• Consequences. What are the expected values in the organisation? Are these values actively demonstrated through the behaviour of the team? Do we have a blame culture or one where people are confident to ask for help without fear of negative consequences? 
E – Execution 
  • Intuitive Design. Is the workplace designed with human error prevention in mind? Do we have situations where it’s easy for a person to make a mistake? Can tasks be designed in such a way that personnel can’t make a mistake? 
  • Perception. Is the requirement of personnel fully unambiguous? Are instructions open to multiple different interpretations? Are the right tools and environment in place? 
  • Mental Overload. Is there an expectation that people will need to multi-task? 

In the event that a human error does occur it is much more likely that several of the potential causes described above will be present. It is rarely the case that an error can be easily attributed to a single root cause. James Reason introduced the concept of the Swiss Cheese Model where in order for an error to occur, a series of different conditions have to line up in such a way that an error is ‘allowed’ to occur. In the case of a road traffic accident, it could the combination of a tired driver, during rush hour, in the rain, with tyres that are slightly worn, that leads to the incident. It’s unlikely that any one of the individual factors (driver condition, traffic volume, weather, car condition) on its own would cause the incident to occur.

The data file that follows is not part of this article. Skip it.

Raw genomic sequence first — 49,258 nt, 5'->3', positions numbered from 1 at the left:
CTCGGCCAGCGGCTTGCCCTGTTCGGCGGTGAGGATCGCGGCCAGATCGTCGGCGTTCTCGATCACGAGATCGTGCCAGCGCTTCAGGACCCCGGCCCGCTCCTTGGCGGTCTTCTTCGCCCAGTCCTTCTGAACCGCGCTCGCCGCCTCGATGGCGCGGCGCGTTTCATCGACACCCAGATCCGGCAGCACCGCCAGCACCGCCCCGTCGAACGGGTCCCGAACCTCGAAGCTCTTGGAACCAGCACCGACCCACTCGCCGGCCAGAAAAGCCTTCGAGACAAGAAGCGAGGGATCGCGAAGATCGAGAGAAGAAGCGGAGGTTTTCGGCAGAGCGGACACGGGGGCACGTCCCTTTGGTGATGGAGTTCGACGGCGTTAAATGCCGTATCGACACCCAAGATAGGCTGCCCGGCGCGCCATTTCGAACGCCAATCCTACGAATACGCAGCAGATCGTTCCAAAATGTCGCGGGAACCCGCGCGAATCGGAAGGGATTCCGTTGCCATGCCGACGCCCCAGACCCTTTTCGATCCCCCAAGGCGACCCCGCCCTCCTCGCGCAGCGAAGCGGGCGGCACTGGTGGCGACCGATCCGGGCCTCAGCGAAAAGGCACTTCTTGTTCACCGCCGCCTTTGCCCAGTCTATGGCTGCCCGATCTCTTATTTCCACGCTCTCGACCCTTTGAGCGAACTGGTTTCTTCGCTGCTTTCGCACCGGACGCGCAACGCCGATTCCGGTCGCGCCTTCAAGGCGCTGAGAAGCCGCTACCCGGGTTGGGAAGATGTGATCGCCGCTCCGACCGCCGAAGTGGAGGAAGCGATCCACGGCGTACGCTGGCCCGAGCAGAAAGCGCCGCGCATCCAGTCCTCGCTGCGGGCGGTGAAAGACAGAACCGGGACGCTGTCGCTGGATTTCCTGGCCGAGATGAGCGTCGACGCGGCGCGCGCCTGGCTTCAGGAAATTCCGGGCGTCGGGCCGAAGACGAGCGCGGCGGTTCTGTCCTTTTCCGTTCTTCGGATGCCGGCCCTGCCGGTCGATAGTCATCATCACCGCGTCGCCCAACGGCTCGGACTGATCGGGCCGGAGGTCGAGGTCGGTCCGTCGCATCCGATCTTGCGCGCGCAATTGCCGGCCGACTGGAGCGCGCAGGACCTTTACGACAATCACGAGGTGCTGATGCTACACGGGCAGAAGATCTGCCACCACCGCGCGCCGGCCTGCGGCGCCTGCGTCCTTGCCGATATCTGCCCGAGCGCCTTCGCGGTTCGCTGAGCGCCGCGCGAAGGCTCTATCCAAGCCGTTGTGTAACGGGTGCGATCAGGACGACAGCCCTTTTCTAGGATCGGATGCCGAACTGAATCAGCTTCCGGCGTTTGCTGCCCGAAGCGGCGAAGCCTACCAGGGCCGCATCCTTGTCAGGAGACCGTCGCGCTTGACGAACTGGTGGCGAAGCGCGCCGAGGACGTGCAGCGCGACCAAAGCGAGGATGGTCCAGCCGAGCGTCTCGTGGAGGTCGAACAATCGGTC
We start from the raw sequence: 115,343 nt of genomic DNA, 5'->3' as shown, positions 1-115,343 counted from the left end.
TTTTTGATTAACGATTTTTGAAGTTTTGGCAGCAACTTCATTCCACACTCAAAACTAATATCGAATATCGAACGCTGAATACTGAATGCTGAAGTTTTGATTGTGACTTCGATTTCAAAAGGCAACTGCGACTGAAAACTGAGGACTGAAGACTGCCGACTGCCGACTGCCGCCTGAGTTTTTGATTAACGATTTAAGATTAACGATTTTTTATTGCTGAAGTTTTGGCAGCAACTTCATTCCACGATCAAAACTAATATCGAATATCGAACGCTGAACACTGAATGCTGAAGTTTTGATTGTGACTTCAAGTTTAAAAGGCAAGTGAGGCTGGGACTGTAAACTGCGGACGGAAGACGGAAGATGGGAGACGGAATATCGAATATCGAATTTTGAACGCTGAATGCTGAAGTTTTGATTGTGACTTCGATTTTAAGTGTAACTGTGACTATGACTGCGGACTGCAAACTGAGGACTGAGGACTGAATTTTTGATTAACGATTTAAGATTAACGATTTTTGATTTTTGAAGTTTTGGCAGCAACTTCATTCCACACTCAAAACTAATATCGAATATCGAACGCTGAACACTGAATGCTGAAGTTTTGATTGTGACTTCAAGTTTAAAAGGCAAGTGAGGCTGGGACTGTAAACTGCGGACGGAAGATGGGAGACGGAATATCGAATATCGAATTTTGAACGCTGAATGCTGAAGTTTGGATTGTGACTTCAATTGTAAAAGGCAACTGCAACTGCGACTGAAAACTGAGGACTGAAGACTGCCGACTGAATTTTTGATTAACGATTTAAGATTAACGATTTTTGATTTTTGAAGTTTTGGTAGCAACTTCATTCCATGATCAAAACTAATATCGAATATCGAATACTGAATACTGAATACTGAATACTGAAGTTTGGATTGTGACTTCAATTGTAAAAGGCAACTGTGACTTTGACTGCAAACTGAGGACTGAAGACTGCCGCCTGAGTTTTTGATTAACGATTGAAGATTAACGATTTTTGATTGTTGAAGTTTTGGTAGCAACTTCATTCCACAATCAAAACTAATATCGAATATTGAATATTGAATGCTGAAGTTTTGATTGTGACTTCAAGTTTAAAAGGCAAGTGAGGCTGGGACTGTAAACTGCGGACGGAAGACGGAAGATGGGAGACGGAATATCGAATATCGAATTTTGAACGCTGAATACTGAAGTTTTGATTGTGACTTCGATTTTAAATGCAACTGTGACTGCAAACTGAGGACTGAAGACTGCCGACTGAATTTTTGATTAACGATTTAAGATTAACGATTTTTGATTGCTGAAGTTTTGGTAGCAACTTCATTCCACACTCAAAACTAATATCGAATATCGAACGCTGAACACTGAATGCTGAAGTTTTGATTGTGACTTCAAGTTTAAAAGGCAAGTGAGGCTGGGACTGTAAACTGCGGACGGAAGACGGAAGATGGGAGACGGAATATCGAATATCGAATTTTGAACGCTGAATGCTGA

Whilst we can and should take remedial steps and corrective and preventive actions following investigation into a human error, an ounce of prevention is worth a pound of cure as the saying goes. That being the case,  

James Reason stated: 

“We cannot change the human condition, but we can change the conditions under which people work.” 

What this means is, in the first instance, we need to fully understand the conditions in which personnel are required to operate. Many organisations are familiar with the concept of 5S or Safety audits. The same concept can be extended to human error prevention. 

Using the potential causes discussed above, Crystal Lean Solutions have created the Human Error Risk Overview (HERO) system that comprises a series of questions and checklists used as part of a regular audit to help to identify potential human error causes or risks. Using such an approach and engaging with the personnel conducting the actual tasks will ultimately lead to a more engaged team, working in conditions where errors are less likely to occur. 

The cultural, quality, safety, and economic benefits to an organisation of adopting such an approach cannot be overstated. 

How CLS can help you 

Human Error

Our team has the experience and expertise to support clients in the identification and reduction of the incidence of Human Errors  across multi sector businesses as well as the the provision of problem-solving skills to overcome these errors. 

CLS provides Human Error Problem Solving training to deliver the knowledge and skills you and your team require to reduce errors as a result of human actions or decisions. We adapt our programmes, availability and location to meet unique requirements. After completing this training you’ll be able to implement what you have learned into the business, resulting in a reduction in human errors.  


For help and support with reducing the incidence of Human Error within your organisation, contact our team HERE